That being said, Fielder just doesn’t fit and I’d be shocked if they are anything more than a rumor for his services.

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    • Will says:

      The owners’ wealth aside, their payroll in 2011 was only $68.3mil, this year they should come in at around the same factoring in some raises in arbitration.

      The average MLB payroll is much closer to $100mil, so the Nats could add 3 more Jayson Werth-sized contracts, and still only be around league average.

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  5. kds says:

    Harper is extremely unlikely to be in the majors before June even if he appears to be ready due to super-2 issues. Coco and BJ would be coming from the AL to the easier NL, that should cause a small increase in their projected value in 2012.

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    • Jordan says:

      is last year’s al west really harder than this year’s nl east?

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    • philosofool says:

      Super two issues are only about money, and it’s worth spending money when you’re a contender. With super-two status growing and the cut off date getting later and later, I think that lots of teams are just going to start promoting rookies who can contribute faster. It’s basically just the equivalent of paying for a free agent to do the same job, but paying the FA in three years instead of now.

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      • baty says:

        I’ll bet they start the season off with the hoopla of Strasburg and then rejuvenate the fan base with Harper’s arrival in July/August if the team looks like it isn’t a serious contender.

        I don’t know if the Nationals have the luxury of postponing too many prospect arrivals for financial gain. On the other side, saving a few million dollars could help the Nationals retain Zimmerman or Zimmermann, the 2 most crucial pieces of the current window. If someone isn’t ready to be promoted, that’s one thing, but the playoff clock window started ticking when they dumped all that money on Jayson Werth and it’s ticking even faster with the Gio deal.

        After dealing away their pitching prospect depth for Gio, the Nationals narrowed the length of their window a bit, and I think, they placed an ultimatum for needing to make the ultimate splash by 2015. I can’t see how they’ll be able to spread enough money around to retain important pieces and transition smoothly beyond that point if they fail to make that type of showing. And if the Nationals are competing well during this stretch, that’ll make dealing away their most valuable upcoming free agents for scattered rebuild pieces impossible. We’ll never see a draft stretch again like the one they experienced, and compensation picks only get you so far.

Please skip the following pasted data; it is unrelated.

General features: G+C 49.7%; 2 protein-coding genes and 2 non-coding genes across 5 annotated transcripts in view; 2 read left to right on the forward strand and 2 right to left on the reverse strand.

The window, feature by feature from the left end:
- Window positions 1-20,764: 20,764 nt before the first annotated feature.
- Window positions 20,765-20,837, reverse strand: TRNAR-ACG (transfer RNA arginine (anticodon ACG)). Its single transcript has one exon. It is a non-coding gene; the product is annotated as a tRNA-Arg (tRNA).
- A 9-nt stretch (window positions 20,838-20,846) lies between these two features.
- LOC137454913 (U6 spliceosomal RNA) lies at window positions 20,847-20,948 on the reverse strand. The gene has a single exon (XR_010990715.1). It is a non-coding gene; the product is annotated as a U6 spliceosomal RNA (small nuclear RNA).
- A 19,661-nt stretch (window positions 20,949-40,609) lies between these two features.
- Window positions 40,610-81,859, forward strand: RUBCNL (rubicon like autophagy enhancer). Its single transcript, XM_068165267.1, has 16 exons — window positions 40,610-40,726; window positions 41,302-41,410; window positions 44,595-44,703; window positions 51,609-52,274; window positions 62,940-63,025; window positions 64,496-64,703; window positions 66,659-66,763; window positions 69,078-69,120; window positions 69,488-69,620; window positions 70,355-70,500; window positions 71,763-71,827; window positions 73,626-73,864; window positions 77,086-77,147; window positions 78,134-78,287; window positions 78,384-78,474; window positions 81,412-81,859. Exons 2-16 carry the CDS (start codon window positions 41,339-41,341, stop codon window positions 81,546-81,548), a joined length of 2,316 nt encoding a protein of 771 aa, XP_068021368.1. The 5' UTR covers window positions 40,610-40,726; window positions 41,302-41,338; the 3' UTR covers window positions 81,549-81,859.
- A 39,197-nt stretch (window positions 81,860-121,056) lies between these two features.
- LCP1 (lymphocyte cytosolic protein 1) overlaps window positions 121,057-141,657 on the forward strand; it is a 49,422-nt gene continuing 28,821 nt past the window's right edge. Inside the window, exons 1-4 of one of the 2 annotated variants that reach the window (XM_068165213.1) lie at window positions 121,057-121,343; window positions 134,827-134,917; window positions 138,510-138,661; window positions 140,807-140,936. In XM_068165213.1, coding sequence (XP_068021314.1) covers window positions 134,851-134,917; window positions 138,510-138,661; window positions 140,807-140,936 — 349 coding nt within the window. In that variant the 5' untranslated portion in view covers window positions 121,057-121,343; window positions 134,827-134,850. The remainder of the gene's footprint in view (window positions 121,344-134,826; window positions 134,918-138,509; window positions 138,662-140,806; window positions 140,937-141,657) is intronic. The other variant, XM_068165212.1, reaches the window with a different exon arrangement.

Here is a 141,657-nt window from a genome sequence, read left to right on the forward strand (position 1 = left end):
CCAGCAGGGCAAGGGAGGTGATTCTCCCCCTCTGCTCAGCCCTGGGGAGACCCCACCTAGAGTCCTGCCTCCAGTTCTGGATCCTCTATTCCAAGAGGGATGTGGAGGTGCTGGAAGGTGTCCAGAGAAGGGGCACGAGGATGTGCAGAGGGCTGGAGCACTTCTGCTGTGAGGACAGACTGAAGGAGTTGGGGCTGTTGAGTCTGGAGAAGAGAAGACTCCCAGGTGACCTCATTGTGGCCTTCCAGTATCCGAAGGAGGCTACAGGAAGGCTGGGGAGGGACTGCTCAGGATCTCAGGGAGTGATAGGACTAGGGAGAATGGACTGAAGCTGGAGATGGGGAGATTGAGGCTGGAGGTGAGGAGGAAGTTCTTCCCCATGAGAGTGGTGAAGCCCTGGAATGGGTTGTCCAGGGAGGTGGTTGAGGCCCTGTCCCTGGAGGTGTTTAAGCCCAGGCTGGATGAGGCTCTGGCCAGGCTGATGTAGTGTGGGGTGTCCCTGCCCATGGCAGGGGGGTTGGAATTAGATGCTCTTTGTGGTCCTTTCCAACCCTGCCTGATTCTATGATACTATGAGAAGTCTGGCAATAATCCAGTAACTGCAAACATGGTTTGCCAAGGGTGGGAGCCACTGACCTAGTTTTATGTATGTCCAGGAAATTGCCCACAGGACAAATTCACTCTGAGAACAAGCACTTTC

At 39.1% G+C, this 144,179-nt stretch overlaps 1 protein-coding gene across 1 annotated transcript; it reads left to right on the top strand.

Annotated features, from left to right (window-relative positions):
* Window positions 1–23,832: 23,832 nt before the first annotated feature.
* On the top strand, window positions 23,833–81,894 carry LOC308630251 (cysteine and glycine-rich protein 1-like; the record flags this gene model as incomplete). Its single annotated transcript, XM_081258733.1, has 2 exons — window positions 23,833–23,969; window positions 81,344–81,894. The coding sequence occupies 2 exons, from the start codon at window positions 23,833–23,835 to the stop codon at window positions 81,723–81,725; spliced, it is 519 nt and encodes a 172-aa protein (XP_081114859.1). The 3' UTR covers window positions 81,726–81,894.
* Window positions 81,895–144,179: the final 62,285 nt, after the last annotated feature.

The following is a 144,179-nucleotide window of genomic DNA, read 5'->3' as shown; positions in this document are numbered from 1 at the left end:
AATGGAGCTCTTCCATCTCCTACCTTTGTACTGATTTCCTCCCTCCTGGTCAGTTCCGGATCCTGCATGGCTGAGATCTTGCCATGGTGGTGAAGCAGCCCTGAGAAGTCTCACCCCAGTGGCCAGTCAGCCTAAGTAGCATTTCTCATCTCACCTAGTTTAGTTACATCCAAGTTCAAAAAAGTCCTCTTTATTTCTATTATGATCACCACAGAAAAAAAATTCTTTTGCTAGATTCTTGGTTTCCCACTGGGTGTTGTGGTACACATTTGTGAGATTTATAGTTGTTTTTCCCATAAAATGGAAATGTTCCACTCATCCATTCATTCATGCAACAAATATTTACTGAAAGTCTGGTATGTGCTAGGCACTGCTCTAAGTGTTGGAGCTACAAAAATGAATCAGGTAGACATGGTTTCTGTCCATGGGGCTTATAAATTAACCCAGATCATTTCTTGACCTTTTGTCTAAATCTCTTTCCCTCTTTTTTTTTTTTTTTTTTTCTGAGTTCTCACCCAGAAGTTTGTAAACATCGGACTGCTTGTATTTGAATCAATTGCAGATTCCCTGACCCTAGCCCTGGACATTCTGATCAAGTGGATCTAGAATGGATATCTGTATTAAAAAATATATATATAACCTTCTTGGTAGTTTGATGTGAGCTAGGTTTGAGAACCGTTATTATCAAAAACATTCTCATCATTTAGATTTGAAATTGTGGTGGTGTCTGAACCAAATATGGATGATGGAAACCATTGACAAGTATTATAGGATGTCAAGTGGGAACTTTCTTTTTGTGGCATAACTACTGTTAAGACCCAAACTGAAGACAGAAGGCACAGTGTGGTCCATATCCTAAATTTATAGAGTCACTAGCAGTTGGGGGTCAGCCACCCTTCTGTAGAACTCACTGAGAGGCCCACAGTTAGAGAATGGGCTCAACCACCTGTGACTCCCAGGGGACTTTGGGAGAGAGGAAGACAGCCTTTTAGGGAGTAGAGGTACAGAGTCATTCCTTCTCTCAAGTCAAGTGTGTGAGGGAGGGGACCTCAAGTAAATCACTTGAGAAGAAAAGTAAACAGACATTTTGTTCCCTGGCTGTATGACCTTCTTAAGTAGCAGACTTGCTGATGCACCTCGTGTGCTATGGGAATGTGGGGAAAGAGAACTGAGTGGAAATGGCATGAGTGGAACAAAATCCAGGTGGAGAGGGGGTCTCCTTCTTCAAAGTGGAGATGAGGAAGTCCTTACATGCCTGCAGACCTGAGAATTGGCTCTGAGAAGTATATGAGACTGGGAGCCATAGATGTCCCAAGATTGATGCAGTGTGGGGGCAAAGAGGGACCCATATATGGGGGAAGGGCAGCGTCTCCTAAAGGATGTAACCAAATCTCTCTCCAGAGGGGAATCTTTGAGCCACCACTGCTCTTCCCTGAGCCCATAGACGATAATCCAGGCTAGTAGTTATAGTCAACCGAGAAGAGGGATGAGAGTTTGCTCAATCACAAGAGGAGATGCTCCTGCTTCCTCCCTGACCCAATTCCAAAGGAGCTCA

They really need to go all in for the 13-15 seasons at this point.

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  6. DD says:

    Rizzo has mentioned recently that he wants to be a player in the more robust CFer FA market next year, when the aforementioned Bourn, Byrd, and Upton are available (none will be extended before then – Rays can’t afford Upton going forward and can slide Jennings to CF in 2013). He seems to be hoping to get by this year as his team improves a bit, instead of going all out in 2012, and avoid selling prized prospects for a guy they have a good shot at next offseason. With LaRoche gone after this year, he is likely planning to move Morse to 1B, Werth to LF, and Harper to play RF at 20 in 2013. This would explain his hesitancy around Fielder, at least in part – he may jump on him if the asking price drops to 5 years, but maybe not even then. Also, it explains why he wouldn’t sign a guy like Crisp or Ross, who aren’t real game-changers and likely want a 2 year deal and a starting spot guaranteed. If they only want a 1 year deal or are OK with being a potential 4th OFer in 2013, he might bite. There is virtually no way Harper comes up before September, if then.